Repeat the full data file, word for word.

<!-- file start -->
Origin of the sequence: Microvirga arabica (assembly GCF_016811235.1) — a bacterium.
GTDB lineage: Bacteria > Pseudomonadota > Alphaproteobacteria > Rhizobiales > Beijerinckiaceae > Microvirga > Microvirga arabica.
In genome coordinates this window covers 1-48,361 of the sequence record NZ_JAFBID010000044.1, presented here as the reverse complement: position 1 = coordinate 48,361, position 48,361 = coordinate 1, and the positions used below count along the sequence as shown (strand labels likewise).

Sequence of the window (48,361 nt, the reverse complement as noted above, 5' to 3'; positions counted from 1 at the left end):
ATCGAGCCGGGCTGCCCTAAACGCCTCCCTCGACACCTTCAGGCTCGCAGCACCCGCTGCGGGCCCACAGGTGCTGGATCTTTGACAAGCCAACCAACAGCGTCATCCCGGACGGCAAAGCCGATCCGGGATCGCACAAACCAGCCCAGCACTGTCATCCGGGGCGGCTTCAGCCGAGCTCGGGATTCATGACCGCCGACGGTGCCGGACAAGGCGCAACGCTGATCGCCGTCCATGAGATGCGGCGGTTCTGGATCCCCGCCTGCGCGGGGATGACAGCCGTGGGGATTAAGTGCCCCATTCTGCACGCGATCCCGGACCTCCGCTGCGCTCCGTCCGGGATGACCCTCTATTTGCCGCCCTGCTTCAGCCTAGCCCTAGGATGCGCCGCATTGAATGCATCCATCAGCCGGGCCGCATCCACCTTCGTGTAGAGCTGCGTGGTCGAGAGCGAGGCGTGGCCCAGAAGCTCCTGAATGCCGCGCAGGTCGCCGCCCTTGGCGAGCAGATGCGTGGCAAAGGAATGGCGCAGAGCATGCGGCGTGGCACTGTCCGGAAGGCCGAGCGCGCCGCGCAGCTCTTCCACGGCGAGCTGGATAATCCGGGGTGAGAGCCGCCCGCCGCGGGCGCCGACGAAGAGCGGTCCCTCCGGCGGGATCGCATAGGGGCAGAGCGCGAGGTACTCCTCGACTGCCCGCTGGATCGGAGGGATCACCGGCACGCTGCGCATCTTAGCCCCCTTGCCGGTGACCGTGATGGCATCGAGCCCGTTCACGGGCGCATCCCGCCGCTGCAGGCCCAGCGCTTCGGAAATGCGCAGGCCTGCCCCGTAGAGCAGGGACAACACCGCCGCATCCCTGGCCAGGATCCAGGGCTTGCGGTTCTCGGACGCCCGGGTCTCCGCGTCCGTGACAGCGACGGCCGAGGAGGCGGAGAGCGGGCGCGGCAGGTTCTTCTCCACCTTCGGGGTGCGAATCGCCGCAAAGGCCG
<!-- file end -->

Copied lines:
Origin of the sequence: Microvirga arabica (assembly GCF_016811235.1) — a bacterium.
GTDB lineage: Bacteria > Pseudomonadota > Alphaproteobacteria > Rhizobiales > Beijerinckiaceae > Microvirga > Microvirga arabica.
In genome coordinates this window covers 1-48,361 of the sequence record NZ_JAFBID010000044.1, presented here as the reverse complement: position 1 = coordinate 48,361, position 48,361 = coordinate 1, and the positions used below count along the sequence as shown (strand labels likewise).

Sequence of the window (48,361 nt, the reverse complement as noted above, 5' to 3'; positions counted from 1 at the left end):
ATCGAGCCGGGCTGCCCTAAACGCCTCCCTCGACACCTTCAGGCTCGCAGCACCCGCTGCGGGCCCACAGGTGCTGGATCTTTGACAAGCCAACCAACAGCGTCATCCCGGACGGCAAAGCCGATCCGGGATCGCACAAACCAGCCCAGCACTGTCATCCGGGGCGGCTTCAGCCGAGCTCGGGATTCATGACCGCCGACGGTGCCGGACAAGGCGCAACGCTGATCGCCGTCCATGAGATGCGGCGGTTCTGGATCCCCGCCTGCGCGGGGATGACAGCCGTGGGGATTAAGTGCCCCATTCTGCACGCGATCCCGGACCTCCGCTGCGCTCCGTCCGGGATGACCCTCTATTTGCCGCCCTGCTTCAGCCTAGCCCTAGGATGCGCCGCATTGAATGCATCCATCAGCCGGGCCGCATCCACCTTCGTGTAGAGCTGCGTGGTCGAGAGCGAGGCGTGGCCCAGAAGCTCCTGAATGCCGCGCAGGTCGCCGCCCTTGGCGAGCAGATGCGTGGCAAAGGAATGGCGCAGAGCATGCGGCGTGGCACTGTCCGGAAGGCCGAGCGCGCCGCGCAGCTCTTCCACGGCGAGCTGGATAATCCGGGGTGAGAGCCGCCCGCCGCGGGCGCCGACGAAGAGCGGTCCCTCCGGCGGGATCGCATAGGGGCAGAGCGCGAGGTACTCCTCGACTGCCCGCTGGATCGGAGGGATCACCGGCACGCTGCGCATCTTAGCCCCCTTGCCGGTGACCGTGATGGCATCGAGCCCGTTCACGGGCGCATCCCGCCGCTGCAGGCCCAGCGCTTCGGAAATGCGCAGGCCTGCCCCGTAGAGCAGGGACAACACCGCCGCATCCCTGGCCAGGATCCAGGGCTTGCGGTTCTCGGACGCCCGGGTCTCCGCGTCCGTGACAGCGACGGCCGAGGAGGCGGAGAGCGGGCGCGGCAGGTTCTTCTCCACCTTCGGGGTGCGAATCGCCGCAAAGGCCG